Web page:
Texas political analysts say Gov. Perry can emerge from his indictment on misuse of office charges, but only if he moves quickly, and only if the charges are completely dropped or he is completely exonerated, Newsradio 1200 WOAI reports.

  Perry was indicted late Friday on charges that he used his office to bully and intimidate Travis County District Attorney Rosemary Lehmberg.  Perry threatened to veto, and eventually did veto, state funding for the Public Integrity Office of the DA's office, after Lehmberg was arrested for drunk driving.

  Cal Jillson of SMU says the biggest problem Perry will face in the near term is being knocked off message.  Jillson says Perry has been climbing in the polls largely on the strength of his actions on the Texas-Mexico border following the surge of Central American unaccompanied children, but he says he won't be able to talk about those issues.

  "Should he go to Iowa now, the first question will be about the indictment now, it's not going to be about immigration or the border," Jillson said.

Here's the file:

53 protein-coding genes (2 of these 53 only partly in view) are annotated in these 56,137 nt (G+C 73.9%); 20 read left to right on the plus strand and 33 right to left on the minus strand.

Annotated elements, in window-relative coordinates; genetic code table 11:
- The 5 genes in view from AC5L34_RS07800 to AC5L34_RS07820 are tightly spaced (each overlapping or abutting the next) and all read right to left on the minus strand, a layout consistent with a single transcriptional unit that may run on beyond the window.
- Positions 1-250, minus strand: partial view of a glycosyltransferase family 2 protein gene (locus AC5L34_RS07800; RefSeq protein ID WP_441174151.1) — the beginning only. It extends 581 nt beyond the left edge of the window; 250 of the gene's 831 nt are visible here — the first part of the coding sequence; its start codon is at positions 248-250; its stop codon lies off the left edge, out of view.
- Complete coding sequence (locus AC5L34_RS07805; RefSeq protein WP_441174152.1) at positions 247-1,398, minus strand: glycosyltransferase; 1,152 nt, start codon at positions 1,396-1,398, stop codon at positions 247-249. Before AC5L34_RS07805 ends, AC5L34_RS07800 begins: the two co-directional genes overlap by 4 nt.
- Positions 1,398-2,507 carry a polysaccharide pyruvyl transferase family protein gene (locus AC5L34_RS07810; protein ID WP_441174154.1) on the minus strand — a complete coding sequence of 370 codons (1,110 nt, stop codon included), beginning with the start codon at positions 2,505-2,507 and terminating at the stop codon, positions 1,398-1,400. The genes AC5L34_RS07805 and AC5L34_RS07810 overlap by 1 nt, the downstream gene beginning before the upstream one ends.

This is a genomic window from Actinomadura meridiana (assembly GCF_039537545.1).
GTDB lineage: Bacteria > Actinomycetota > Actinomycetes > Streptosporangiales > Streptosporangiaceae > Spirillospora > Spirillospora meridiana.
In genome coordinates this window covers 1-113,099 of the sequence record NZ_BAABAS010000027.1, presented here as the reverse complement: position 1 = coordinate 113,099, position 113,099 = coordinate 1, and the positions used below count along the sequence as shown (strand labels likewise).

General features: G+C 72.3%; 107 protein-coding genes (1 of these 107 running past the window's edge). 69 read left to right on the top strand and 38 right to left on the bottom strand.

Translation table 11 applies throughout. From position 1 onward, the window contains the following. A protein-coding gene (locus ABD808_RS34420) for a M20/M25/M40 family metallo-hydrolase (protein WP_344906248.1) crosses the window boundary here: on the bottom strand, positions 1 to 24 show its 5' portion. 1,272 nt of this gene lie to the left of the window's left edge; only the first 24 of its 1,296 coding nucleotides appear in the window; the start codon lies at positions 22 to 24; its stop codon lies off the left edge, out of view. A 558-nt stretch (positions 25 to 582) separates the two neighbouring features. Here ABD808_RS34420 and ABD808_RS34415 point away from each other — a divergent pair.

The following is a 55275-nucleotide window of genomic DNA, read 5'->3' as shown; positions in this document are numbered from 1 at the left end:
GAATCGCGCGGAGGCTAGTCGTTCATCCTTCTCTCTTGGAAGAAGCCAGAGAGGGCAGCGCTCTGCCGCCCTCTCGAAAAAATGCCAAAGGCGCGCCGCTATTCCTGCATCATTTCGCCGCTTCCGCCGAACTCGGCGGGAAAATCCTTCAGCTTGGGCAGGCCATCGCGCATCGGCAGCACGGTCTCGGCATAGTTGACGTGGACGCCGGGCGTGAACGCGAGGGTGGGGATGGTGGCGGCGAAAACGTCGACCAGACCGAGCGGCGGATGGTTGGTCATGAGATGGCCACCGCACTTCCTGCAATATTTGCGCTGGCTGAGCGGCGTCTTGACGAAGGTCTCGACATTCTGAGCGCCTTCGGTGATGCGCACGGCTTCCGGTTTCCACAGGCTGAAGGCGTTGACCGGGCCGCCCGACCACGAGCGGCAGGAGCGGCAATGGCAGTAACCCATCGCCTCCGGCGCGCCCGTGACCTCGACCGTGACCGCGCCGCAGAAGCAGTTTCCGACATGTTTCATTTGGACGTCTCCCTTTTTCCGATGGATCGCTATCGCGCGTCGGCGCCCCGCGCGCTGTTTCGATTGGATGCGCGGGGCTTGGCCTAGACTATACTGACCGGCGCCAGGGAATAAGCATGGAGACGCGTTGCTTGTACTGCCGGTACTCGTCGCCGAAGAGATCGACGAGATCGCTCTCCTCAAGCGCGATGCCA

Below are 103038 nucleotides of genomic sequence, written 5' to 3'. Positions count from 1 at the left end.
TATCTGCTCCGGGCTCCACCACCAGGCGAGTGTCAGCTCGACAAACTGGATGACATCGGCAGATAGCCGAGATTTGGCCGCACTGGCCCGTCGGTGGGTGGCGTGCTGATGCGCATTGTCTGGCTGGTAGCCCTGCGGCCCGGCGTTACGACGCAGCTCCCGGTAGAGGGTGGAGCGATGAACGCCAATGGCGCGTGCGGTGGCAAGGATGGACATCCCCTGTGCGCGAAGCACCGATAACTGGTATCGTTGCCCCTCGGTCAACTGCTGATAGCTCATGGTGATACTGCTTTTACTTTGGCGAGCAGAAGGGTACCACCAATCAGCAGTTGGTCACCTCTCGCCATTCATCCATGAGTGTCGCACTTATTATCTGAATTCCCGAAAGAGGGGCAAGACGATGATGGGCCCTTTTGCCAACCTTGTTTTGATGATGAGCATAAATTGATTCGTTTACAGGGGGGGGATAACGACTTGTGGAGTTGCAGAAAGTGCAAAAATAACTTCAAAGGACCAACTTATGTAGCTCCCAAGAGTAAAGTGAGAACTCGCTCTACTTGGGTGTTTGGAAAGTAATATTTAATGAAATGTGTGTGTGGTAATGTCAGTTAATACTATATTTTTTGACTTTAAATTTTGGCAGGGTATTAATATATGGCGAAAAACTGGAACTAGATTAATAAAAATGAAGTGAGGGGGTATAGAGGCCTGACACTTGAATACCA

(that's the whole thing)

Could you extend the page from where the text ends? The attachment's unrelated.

Brandon Rottinghaus, an expert on the Presidency at the University of Houston says the biggest problem that Perry will face is that the indictment will hurt his 'electability.'

  "A candidate under criminal indictment does not sell well to Republican activists or important party leaders whom Perry needs to convince he is viable," Rottinghaus said.

  Perry was gradually rebuilding his political brand following the 'oops moment,' which ended his sputtering Presidential campaign in 2012.

  "Republicans are skittish about choosing the wrong nominee after 2012, the rotating frontrunner in the 2012 nomination fight made Republican voters consider electability more strongly," Rottinghaus said. 

  Analysts point out that getting a conviction, especially to a top count felony indictment, will not be easy.  Perry has gone on the offensive, telling interviewers that the veto threat, and later his veto, was completely within his authority as governor.  Perry is framing the issue as an attack on the powers of the office of governor.